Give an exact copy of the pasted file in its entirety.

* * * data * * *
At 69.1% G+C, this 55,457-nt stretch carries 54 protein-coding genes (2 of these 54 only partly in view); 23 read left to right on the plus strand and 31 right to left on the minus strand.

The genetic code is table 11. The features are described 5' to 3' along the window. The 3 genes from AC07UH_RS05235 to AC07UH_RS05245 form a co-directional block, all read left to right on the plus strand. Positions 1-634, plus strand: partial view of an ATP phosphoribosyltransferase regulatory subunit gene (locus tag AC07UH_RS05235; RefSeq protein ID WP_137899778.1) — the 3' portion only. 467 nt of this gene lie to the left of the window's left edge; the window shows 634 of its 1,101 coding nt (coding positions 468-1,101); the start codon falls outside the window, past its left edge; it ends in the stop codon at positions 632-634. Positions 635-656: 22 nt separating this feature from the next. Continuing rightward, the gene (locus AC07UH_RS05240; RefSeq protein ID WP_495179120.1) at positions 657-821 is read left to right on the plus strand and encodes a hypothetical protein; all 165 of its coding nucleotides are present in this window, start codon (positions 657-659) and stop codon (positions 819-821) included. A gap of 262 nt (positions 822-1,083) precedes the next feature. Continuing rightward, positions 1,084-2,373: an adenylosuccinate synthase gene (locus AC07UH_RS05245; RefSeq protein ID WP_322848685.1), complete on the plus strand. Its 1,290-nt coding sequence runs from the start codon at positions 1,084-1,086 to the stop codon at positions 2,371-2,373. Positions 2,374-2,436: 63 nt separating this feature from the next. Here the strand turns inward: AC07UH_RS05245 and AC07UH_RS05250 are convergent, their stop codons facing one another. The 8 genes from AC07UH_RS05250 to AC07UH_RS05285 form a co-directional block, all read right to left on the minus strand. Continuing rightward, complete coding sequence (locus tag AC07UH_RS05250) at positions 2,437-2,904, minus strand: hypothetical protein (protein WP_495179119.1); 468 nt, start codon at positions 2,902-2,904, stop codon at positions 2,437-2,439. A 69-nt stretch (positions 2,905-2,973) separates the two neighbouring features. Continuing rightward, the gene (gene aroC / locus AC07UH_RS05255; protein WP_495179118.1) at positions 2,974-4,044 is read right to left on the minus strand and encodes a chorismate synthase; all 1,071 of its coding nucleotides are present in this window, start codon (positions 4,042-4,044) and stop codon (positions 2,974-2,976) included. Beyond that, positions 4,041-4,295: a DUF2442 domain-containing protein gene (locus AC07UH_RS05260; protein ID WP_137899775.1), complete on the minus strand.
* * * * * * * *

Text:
At 69.1% G+C, this 55,457-nt stretch carries 54 protein-coding genes (2 of these 54 only partly in view); 23 read left to right on the plus strand and 31 right to left on the minus strand.

The genetic code is table 11. The features are described 5' to 3' along the window. The 3 genes from AC07UH_RS05235 to AC07UH_RS05245 form a co-directional block, all read left to right on the plus strand. Positions 1-634, plus strand: partial view of an ATP phosphoribosyltransferase regulatory subunit gene (locus tag AC07UH_RS05235; RefSeq protein ID WP_137899778.1) — the 3' portion only. 467 nt of this gene lie to the left of the window's left edge; the window shows 634 of its 1,101 coding nt (coding positions 468-1,101); the start codon falls outside the window, past its left edge; it ends in the stop codon at positions 632-634. Positions 635-656: 22 nt separating this feature from the next. Continuing rightward, the gene (locus AC07UH_RS05240; RefSeq protein ID WP_495179120.1) at positions 657-821 is read left to right on the plus strand and encodes a hypothetical protein; all 165 of its coding nucleotides are present in this window, start codon (positions 657-659) and stop codon (positions 819-821) included. A gap of 262 nt (positions 822-1,083) precedes the next feature. Continuing rightward, positions 1,084-2,373: an adenylosuccinate synthase gene (locus AC07UH_RS05245; RefSeq protein ID WP_322848685.1), complete on the plus strand. Its 1,290-nt coding sequence runs from the start codon at positions 1,084-1,086 to the stop codon at positions 2,371-2,373. Positions 2,374-2,436: 63 nt separating this feature from the next. Here the strand turns inward: AC07UH_RS05245 and AC07UH_RS05250 are convergent, their stop codons facing one another. The 8 genes from AC07UH_RS05250 to AC07UH_RS05285 form a co-directional block, all read right to left on the minus strand. Continuing rightward, complete coding sequence (locus tag AC07UH_RS05250) at positions 2,437-2,904, minus strand: hypothetical protein (protein WP_495179119.1); 468 nt, start codon at positions 2,902-2,904, stop codon at positions 2,437-2,439. A 69-nt stretch (positions 2,905-2,973) separates the two neighbouring features. Continuing rightward, the gene (gene aroC / locus AC07UH_RS05255; protein WP_495179118.1) at positions 2,974-4,044 is read right to left on the minus strand and encodes a chorismate synthase; all 1,071 of its coding nucleotides are present in this window, start codon (positions 4,042-4,044) and stop codon (positions 2,974-2,976) included. Beyond that, positions 4,041-4,295: a DUF2442 domain-containing protein gene (locus AC07UH_RS05260; protein ID WP_137899775.1), complete on the minus strand.